Jackfruit trees vary considerably in the flavors of fruit they produce. The fruits from my friend Michael’s jackfruit tree taste like an orange creamsicle. Seriously. This is one amazing intensely-flavored jackfruit, combining jackfruit’s usual symphony of tropical aromas & flavors with a powerful citrusy-orange taste, balanced on top of a rich, cream-like texture. This is one of those jackfruits where not only are the jackets of flesh around the seeds deliciously edible, but so is the rag, the strings of flesh between those jackets of flesh. (Although the rag is still kind of fibrous, and I spit out the fibrous bits once I’ve sucked all the wonderful orange-cream flesh off them.) I had an indirect role in this tree’s origin. In 2006, my friend Ish was visiting Florida, and he asked me where he could go to taste tropical fruits. I told him the same thing I tell everyone: “Go to the Fruit and Spice Park!” This is a public park in Homestead, FL, which has 37 acres of all-you-can-eat tropical fruits, including 150 varieties of mangos. The rules there are simple: you can’t pick fruit off the trees or take fruit out of the park, but any fruits you find fallen off the trees are fair game to gorge on. Well, Ish came back from Fruit & Spice mind-blown, and with pockets full of seeds from the fruits he’d eaten, including seeds from some of Fruit & Spice’s elite cultivars of jackfruit. He gave one of those jackfruit seeds to our mutual friend Michael, who planted it in his parents’ yard, where it grew it into the amazing tree which made the fruit in the picture. I think there are lessons in this story: 1.) Find the best varieties of fruit trees, and propagate more trees from them. 2.) Plant fruit trees as part of the ‘human-scape’, not just on farms. 3.) Talk about fruit. A lot. You never know what seeds might sprout from an offhand comment you make to someone about where to find the best fruit tree varieties.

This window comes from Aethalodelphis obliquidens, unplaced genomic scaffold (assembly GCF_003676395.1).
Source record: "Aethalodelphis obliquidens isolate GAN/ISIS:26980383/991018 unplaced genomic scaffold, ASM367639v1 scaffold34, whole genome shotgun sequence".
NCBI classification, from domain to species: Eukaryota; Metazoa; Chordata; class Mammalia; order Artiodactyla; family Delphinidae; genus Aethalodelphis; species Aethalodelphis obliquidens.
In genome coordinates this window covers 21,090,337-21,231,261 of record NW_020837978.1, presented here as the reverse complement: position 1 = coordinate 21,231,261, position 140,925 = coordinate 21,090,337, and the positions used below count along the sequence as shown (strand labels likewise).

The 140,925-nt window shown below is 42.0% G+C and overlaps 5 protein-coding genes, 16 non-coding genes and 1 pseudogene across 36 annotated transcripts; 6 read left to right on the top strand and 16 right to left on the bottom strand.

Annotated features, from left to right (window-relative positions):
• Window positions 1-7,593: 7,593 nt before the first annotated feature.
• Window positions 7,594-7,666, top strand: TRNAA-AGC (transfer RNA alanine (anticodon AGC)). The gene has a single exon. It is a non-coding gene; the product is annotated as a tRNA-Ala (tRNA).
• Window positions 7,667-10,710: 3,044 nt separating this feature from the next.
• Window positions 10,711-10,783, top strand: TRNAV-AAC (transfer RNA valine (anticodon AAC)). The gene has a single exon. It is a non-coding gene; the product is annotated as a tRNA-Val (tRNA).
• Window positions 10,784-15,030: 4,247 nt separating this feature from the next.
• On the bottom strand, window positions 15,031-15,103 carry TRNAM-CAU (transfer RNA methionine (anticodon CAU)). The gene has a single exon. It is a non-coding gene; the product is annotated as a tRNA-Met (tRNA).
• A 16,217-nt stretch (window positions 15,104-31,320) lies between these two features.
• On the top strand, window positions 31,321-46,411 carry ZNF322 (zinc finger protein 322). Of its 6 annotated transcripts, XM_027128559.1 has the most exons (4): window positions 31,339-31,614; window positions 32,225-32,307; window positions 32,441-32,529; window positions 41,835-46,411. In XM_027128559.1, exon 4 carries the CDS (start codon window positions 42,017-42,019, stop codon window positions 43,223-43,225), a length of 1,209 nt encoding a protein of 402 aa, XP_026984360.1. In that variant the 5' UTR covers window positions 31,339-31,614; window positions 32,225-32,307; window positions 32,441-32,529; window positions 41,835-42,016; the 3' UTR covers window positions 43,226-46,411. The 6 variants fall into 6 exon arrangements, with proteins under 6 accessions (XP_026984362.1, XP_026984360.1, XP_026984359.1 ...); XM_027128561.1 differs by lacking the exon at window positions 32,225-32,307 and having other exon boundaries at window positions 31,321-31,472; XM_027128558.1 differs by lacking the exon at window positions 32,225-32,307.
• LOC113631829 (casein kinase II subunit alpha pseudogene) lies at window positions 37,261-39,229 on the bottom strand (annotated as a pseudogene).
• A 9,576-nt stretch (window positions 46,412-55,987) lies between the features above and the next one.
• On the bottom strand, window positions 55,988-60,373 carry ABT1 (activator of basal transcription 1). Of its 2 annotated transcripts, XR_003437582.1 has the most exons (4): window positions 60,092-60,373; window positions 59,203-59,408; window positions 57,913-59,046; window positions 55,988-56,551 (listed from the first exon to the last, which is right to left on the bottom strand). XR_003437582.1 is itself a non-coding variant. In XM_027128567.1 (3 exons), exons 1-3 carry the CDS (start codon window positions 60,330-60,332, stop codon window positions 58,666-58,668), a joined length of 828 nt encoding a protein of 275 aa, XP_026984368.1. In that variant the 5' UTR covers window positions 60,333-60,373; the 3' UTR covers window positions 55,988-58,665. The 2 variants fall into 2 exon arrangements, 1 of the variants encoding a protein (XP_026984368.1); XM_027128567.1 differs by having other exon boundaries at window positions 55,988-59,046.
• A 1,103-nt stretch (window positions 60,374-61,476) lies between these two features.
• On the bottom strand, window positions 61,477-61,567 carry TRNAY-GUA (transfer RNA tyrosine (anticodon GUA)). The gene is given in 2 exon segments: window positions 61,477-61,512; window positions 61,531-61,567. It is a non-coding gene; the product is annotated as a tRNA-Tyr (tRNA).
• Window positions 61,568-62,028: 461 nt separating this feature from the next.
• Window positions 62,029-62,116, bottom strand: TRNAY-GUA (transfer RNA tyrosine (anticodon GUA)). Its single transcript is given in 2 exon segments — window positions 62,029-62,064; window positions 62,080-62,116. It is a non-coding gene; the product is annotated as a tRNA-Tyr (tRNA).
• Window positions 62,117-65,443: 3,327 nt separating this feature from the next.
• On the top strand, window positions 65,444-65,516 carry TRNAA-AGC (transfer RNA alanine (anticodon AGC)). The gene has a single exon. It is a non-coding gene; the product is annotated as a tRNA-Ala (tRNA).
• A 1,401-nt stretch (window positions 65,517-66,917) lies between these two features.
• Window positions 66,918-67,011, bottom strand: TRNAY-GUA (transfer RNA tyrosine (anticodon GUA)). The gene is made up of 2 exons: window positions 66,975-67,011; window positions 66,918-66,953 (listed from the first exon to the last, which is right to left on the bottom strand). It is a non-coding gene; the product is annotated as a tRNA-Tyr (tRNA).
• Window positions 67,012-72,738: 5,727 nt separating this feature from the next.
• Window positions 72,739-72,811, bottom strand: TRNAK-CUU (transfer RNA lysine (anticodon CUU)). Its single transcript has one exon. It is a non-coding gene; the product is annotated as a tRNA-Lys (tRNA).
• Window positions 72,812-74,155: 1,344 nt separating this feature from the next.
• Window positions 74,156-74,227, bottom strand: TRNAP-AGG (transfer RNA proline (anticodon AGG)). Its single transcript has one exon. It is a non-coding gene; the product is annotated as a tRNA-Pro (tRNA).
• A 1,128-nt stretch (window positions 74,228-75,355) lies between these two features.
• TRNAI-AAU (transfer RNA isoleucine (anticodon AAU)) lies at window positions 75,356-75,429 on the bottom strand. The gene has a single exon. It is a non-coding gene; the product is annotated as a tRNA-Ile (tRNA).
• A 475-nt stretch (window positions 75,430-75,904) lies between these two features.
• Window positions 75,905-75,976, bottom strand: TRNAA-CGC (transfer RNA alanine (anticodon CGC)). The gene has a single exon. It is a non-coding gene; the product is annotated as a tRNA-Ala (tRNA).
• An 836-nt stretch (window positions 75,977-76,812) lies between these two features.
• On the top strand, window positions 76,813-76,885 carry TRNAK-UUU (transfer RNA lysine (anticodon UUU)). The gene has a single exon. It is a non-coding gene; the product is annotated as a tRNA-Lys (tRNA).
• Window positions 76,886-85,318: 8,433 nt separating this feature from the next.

It’s possible to make a fantastic jackfruit-flavored soft-serve ice cream, from nothing but jackfruit. Just freeze the jackfruit segments, and run them through a Champion juicer. That machine gives the resulting “nice cream” the most amazingly rich, creamy mouth-feel, featuring the full jackfruit flavor explosion with no added oils at all. This technique also works great with mango, banana, and mamey sapote. We had a tropical fruit “nice cream” party, where my friend Michael made dairy-free, oil-free, soft-serve ice cream out of jackfruit, “Rajapuri” and “Mysore” bananas (two top-quality dessert banana varieties), and a fantastic variety of mango that he’s calling “Antigua”. I almost couldn’t handle all the deliciousness – we were all floating on a tropical fruit high for hours after eating all that. Chefs and restauranteurs take notice: serve this, and you will have many happy repeat customers.